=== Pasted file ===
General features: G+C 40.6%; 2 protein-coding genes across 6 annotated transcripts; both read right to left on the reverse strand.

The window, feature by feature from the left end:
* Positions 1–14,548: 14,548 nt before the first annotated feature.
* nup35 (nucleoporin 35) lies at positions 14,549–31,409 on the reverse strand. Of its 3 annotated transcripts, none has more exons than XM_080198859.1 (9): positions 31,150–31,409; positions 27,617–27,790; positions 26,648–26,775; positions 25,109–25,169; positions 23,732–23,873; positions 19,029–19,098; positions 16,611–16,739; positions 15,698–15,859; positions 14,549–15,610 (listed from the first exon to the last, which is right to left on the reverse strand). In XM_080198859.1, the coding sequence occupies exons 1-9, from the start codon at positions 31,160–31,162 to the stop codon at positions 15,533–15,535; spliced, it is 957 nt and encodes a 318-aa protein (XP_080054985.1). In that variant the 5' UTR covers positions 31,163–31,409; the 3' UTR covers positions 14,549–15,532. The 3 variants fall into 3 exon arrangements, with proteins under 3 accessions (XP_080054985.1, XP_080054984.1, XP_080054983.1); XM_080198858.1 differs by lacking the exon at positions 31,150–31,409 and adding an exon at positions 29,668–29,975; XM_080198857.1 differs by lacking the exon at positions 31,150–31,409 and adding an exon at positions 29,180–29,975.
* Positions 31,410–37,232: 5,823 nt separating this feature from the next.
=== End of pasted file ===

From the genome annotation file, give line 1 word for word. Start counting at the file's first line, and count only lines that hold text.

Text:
General features: G+C 40.6%; 2 protein-coding genes across 6 annotated transcripts; both read right to left on the reverse strand.